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Magic and Magick

To: alt.magick.tyagi,alt.magick,alt.occult,alt.magic,talk.religion.misc
From: (nagasiva)
Subject: Magic and Magick (LONG quotes from _Net of Magic_, by Lee Siegel)
Date: 28 Feb 1998 19:15:54 -0800

49980129 aa2 Hail Satan!

excerpts from _Net of Magic_:

	Make obeisance to the feet of Indra, whose name
	is one with magic, and to the feet of Shambara,
	whose glory was firmly established in illusions.

That is how the magic show begins.  It is the invocatory
stanza recited with uncanny laughter and the mannered 
flourish of a peacock-feather wand by the magician
Sarvasiddhi as he appears in the court of the king of
Kausambi in the *Ratnavali*, a Sanskrit romanic melodrama
by Harshavardhana (seventh century).  Asking the monarch
what effect, trick, or illusion would be his pleasure to
witness -- "the moon on earth?  a mountain in the sky?
fire in water?  darkness at noon?" -- the magician boasts
of a power to conjure up any world the king might wish
to behold: "I shall cause Indra, the ruler of the gods,
to be seen in the sky.  You'll see the other gods too,
headed by Brahma, Vishnu and Shiva.  And that's not all
-- you'll have a vision of heavenly magicians, celestial
singers, and nymphs of paradise, all dancing around you." (Act 4)


In his incarnation as the street conjurer, the ethereal
*escamoteur* wanders, as he has done for centuries, from
village to village, stopping here and there to lure a
circle of people, hungry for diversion, with the curious
call of his flute and damaru drum, hourglass-shaped like
the one the god plays.  The magic has hardly changed at
all: a cloth ball, red or yellow, under this coconut-shell
cup disappears only to reappear under that one; stones,
one after another after another, larger and larger, appear
from the magician's mouth, and then there are thorns and
nettles, then meters of brightly colored thread, and then
more dark and heavy stones; a borrowed shawl, visibly torn
into shreds before the wide eyes of its dismayed owner, is
suddenly, after the wave of a magic wand, a puff of magic
breath, the muttering of magic words -- *gilli-gilli-gilli*
or *yantru-mantru-jalajala-tantru* -- made whole again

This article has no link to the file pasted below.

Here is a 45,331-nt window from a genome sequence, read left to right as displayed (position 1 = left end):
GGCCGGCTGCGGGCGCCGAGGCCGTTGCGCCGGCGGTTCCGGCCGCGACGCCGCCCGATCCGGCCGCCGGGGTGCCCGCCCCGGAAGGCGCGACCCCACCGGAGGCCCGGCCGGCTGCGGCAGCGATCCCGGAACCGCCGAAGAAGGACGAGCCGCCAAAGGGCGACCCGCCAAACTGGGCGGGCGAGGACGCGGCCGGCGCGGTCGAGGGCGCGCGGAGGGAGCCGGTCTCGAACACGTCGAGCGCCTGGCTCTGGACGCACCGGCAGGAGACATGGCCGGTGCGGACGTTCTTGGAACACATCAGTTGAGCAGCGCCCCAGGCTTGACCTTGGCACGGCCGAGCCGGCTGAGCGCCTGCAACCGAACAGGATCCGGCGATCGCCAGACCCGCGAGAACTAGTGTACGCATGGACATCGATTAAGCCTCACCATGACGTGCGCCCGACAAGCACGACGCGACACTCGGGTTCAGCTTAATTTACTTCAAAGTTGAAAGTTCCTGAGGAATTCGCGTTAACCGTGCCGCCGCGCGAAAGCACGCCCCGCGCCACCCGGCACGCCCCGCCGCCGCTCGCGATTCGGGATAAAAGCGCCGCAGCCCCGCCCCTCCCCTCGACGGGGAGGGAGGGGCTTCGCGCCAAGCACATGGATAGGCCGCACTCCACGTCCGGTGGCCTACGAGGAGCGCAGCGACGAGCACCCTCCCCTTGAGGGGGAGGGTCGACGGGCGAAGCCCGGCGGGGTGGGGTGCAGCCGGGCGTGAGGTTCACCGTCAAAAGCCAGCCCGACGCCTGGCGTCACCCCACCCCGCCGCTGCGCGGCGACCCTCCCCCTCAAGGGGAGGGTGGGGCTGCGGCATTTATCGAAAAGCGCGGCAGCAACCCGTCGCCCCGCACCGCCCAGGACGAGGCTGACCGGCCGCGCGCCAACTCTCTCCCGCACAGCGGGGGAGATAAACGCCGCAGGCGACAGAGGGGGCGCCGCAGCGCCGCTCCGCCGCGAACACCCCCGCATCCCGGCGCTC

before the even wider eyes of the amazed, laughing, or
grimacing gathering; a mango seed, in a matter of miraculous
moments, grows into a green, burgeoning bush that, to the
astonishment of all, puts forth sweet, swollen fruit;
a scruffy boy, the magician's son, is decapitated, or
dismembered, or perhaps his tongue is cut from his mouth,
and his blood, rich red with life, seeps into the earth
they know, and then -- how is it possible? -- the child
is healed, made whole, and there is genuine awe.  Wonder-
struck by the powers of the magician, the villagers,
with their own secret hopes, fears, and desires, buy his
rings and amulets, momentos of his magic, pieces of
strange power.  Two rupees, five rupees, eight rupees.


"*Jadugar*!  *Jadugar*!" someone calls out, "Magician!
Magician!  Come!  Watch!"  "*Jagu*!" they shout or
whisper -- "Magic!  *Jadu*!"  The Hindi word for that
entertainment is tinged with the dark meanings of the
Sanskrit term from which it comes: *yatu*, "sorcery,
witchcraft, black magic, the powers and practices of
evil spirits."  The magician calmly capitalizes on the
associations -- a touch of fear might prod the astounded
to reach into their pockets if there's money there.


They are born to what they do.  As blood members of a
Muslim low caste, Maslets, bound together by a secret
language and secrecy itself, they are trained in magic
from infancy.  The boys perform with their fathers 
until they are old enough to go out on their own, taking